Again, Pinoy Pride becomes the topic of the hour with the recent Silver medal won by Hidilyn Diaz in this year’s Olympics in Rio de Janeiro, Brazil. Earlier we had the sort-of controversial win of Pia Wurtzbach as Miss Universe. Of course, many Filipinos will scream all over, “if they win, we win too.” Some people defend this and say such a riding-on is necessary for Filipinos to “feel their Filipinoness” or “be happy,” as well as solve their inferiority complex. Most of us GRP writers would call this shallow. We have explained that it only gives a temporary high since it does not address the roots of the issue. I’ll use this as a springboard for yet another Pinoy Pride discussion.
There are two ways to see pride.
1. Arrogance, Egotism, selfishness at the cost of others, sense of entitlement – As GRP Webmaster Benign0 described, “Filipinos are culturally hobbled by a compulsion to assert class dominance over the other.”
2. Self-esteem, which is simply a healthy regard and love of self that leads to the person valuing life and others around them. I.E., love others as you love yourself.
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For me, self-esteem is a separate concept from pride. That is the first thing to recognize.
As I explained before, I see only number 2 as the right kind of “pride.” Number 1 is likely how most Filipinos see Pinoy Pride, and it is actually pulling them down. Filipinos seem compelled to try and prove their superiority towards people of other countries. This is often explained to come from a sense of insecurity or inferiority complex. They, they make an effort to try and feel superior, or else, they will feel unhappy (for some reason, that does sound like a paranoid person). It unfortunately leads to actions like bullying other people or making arrogant statements, doing a “paawa effect” show or at worst, attacking someone, just to satisfy a petty desperation for a feeling of self-importance. In an earlier article, I linked this to survival mentality used on the wrong level.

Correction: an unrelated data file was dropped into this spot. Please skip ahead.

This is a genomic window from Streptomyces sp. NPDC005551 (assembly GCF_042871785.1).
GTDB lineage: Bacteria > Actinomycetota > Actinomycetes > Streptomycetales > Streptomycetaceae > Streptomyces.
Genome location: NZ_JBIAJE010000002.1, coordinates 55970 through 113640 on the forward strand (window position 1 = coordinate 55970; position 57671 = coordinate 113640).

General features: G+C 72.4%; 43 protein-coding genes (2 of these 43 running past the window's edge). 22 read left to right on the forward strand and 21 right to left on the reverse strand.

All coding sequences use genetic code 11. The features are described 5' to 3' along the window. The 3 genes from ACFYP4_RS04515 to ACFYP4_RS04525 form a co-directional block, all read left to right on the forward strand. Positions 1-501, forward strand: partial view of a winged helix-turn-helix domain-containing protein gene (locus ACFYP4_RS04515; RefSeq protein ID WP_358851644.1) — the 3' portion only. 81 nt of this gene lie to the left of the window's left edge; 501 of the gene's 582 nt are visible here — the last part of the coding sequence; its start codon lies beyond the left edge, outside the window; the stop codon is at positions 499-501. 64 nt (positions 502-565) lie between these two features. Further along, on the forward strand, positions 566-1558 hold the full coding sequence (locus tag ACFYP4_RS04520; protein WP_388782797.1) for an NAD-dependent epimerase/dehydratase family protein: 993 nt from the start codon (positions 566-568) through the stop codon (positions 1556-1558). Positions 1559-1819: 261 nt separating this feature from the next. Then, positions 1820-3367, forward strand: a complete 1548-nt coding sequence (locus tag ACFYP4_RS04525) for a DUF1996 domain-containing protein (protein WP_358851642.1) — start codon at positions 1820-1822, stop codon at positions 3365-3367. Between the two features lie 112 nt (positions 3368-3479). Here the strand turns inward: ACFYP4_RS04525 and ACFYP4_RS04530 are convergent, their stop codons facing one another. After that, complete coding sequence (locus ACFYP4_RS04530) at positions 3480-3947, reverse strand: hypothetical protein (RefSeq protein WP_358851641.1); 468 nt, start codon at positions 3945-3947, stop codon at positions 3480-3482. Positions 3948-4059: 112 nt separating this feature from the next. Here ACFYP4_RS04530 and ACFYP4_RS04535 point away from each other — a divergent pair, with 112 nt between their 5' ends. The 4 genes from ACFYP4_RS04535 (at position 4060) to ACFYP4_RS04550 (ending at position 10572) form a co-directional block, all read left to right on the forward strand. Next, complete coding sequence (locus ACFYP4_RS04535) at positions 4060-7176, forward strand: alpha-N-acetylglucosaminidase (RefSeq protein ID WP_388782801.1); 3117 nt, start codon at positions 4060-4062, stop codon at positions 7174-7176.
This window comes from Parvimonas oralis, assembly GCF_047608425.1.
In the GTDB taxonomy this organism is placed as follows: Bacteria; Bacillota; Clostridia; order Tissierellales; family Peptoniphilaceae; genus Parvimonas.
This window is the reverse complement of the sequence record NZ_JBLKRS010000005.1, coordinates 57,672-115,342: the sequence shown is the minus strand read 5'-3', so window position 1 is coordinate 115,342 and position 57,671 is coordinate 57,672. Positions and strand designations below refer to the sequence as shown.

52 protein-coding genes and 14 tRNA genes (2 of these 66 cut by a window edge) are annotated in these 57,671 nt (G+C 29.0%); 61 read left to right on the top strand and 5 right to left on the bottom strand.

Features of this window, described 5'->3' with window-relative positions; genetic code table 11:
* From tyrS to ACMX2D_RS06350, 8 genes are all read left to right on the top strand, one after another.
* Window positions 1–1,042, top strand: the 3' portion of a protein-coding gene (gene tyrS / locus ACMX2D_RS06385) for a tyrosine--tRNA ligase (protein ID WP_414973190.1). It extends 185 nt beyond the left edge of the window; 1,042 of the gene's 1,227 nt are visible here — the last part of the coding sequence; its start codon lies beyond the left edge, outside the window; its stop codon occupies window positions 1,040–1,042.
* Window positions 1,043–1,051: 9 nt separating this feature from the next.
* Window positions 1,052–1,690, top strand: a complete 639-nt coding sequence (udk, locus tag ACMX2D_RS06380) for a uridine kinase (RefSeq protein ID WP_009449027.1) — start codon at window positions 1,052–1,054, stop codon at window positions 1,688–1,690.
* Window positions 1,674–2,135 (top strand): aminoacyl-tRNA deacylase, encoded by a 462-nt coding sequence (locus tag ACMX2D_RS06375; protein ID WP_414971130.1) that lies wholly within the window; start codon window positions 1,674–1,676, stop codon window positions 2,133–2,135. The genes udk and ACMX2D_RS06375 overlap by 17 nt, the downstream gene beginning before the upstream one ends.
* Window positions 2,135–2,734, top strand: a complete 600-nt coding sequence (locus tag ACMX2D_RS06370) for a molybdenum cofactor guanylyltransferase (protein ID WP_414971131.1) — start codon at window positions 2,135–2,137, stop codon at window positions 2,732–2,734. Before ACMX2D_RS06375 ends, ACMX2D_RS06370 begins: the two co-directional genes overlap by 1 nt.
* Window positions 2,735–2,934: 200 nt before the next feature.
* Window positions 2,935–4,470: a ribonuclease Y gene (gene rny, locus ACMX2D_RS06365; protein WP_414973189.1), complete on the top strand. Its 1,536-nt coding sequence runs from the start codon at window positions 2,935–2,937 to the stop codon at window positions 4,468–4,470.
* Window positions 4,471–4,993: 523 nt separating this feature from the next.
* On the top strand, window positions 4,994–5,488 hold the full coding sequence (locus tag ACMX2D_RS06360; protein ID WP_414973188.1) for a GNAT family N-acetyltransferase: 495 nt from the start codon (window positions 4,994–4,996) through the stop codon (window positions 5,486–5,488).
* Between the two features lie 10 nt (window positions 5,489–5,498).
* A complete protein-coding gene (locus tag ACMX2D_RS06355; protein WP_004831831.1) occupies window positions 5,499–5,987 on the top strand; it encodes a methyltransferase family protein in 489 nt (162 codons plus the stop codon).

So here’s the issue: Filipinos seem to confuse the two kinds of pride, or consider them one and the same. In building self-esteem, they believe that trying to prove one’s superiority is necessary for it. But they have it wrong. It is unfortunate that in the cultural education of the Filipino, this important fact is omitted.
Filipinos should finally learn to distinguish between these two kinds of pride and embrace only the right one.